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The Semi-Regular Newsletter


Mali, February 21, 2005

One Day in Timbuktu

Now I've been here. Have you?

morning rest
I will race ya!
kinda close there
Ian gets shorn
What do you at sunrise in Timbuktu? You could pray to Allah in the direction of Mecca. You could play football with the locals. Or you could go for a run in the Sahara. I chose the latter.

Around Timbuktu I ran, checking out the quality mud houses, stick houses, even animal skin homes that populate Timbuktu's suburbs. There isn't much to them, or the sand roads between them, and once they end, and they do end soon, its all Sahara. There isn't an end to the Sahara.

It is the border of the town, it is in the town, it defines Timbuktu (or Tombouctou as the locals call it) for what it is, an oasis in the Sahara Desert. And I am here, running around the neighborhood like its Washington DC.

The local Tureg stare, gawk, and shout, but less than I would expect. Apparently there are plenty of toubob here, they have seen white people before, and it is only me running that strikes them odd. Not running per see, because there is a Timbuktu running club, which I found on my morning jog, but it's a local running club. I am only unique because I am a toubob and running in their neighborhood.

After that run, and breakfast, then its time to shop. It will not take you long, as the Grand Market isn't so grand and the Artisit Mission isn't very artistic. I saw better and bought more in Bamako. That's the real Grand Market of Mali. This is just an oasis if you want to buy desert rock salt.

In the afternoon you can have a good couscous and mutton lunch and then retire to your hotel. Now that doesn't mean sleep. It means its time to get a haircut. Right in the middle of the Sahara, may present Salon Coiffure du Sahel.

Barber Mohammed Maig trims and snips right on the hotel patio, by the shade of a tree and with hand-powered trimmers and old-fashioned scissors. Reminiscent of a haircut and beard trim I had in Denpasar, my co-worker Ian is undergoing his own street trim.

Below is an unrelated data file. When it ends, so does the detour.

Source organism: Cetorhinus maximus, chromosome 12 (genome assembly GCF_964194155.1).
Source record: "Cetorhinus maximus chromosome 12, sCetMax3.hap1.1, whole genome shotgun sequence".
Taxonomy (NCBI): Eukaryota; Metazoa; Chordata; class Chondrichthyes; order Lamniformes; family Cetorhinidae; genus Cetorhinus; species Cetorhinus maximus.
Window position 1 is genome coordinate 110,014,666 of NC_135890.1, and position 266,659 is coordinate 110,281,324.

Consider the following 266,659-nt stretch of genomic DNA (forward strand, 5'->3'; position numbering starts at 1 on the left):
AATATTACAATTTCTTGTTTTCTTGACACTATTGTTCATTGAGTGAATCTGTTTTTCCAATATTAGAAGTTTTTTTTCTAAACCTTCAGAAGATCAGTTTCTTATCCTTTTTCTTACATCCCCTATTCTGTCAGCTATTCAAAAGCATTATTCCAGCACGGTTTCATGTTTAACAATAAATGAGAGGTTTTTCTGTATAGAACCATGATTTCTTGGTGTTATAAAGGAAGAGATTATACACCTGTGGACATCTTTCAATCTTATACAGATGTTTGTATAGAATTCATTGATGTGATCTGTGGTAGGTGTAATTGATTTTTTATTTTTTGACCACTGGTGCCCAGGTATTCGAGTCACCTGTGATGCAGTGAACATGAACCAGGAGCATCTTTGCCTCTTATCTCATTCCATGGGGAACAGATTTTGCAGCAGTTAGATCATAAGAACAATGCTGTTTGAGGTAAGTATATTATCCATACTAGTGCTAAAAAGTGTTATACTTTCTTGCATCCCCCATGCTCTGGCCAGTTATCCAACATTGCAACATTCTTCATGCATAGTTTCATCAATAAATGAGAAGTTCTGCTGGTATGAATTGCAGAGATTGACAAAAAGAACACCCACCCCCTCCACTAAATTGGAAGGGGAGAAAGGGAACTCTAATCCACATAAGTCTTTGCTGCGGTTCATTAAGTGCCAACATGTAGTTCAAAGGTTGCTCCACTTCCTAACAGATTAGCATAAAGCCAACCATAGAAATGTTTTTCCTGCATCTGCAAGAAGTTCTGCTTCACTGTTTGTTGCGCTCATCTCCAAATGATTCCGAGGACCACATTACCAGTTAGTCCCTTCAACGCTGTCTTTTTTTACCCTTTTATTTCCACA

Me, I am typing up the experience while a troop of street kids watch fascinated. They don't know what is more interesting; a toubob on a laptop, a toubob getting a haircut, or a third toubob photographing the other two toubobs.

Mali, February 20, 2005

The Road to Tombouctou

Back when I was a kid, I read about Timbuktu. I don't recall exactly where, but I do remember having the impression that is was a grand place with lush green surroundings and majestic buildings.

Maybe, once long ago, that was Timbuktu. Now it's not so lush or so grand. It can be very interesting for a bit, as the Sahara Desert meets the Niger River and the peoples from these two regions coexists.

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Mali, February 19, 2005

Wipers - Know Them, Use Them

We are on the road to Timbuktu, the long, dusty, dirty road to Timbuktu. We've crossed deserts, we've crossed rivers, and we've crossed the country, but not once in that entire two day and one thousand kilometer trip have we once used the windshield wipers.

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Mali, February 18, 2005

Always Eat on the Street

The best cooking is always streetside Open air cooking Three bowls happy A swank stop Oh am I hungry. Its been hours, seemingly days, since a good meal and I need one now. Not content to wait the usual two hours for 'fast food', there is only one option for...

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Mali, February 17, 2005

Dust, Dust, Dust, Dust, Dust

Dust. Rust red dust. From microscopic airborne particles that collect on every flat surface or in your lungs to big sand granules that amass in every un-swept corner of Mali, dust is everywhere here. It's in my laptop keyboard, on my clothes, and behind my teeth.

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Mali, February 16, 2005

Drinking Beer by Braille

Its happy hour in Bamako, Mali, and I'm at the Blue Box Bar with the Geekcorps. Now we call it the Blue Box not because there is any official name, no we call it the Blue Box because that is what it is; a big metal box painted blue. And as a metal box in Africa its baking hot on the inside during the day and still warm even at night. So we sit outside, in the soccer field, sipping our beers

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Mali, February 15, 2005

Business Sense in Bamako

Lets say you are a concrete building block maker in Bamako. You have your block form and a shovel. You walk to the construction site and make each block by hand. You mix the cement with the shovel on the ground, scoop it into the form, and then when it starts to fix and harden, you open the form and let it cure in he sun. This whole process doesn't take more than 10 minutes and you make about 5 cents a block.

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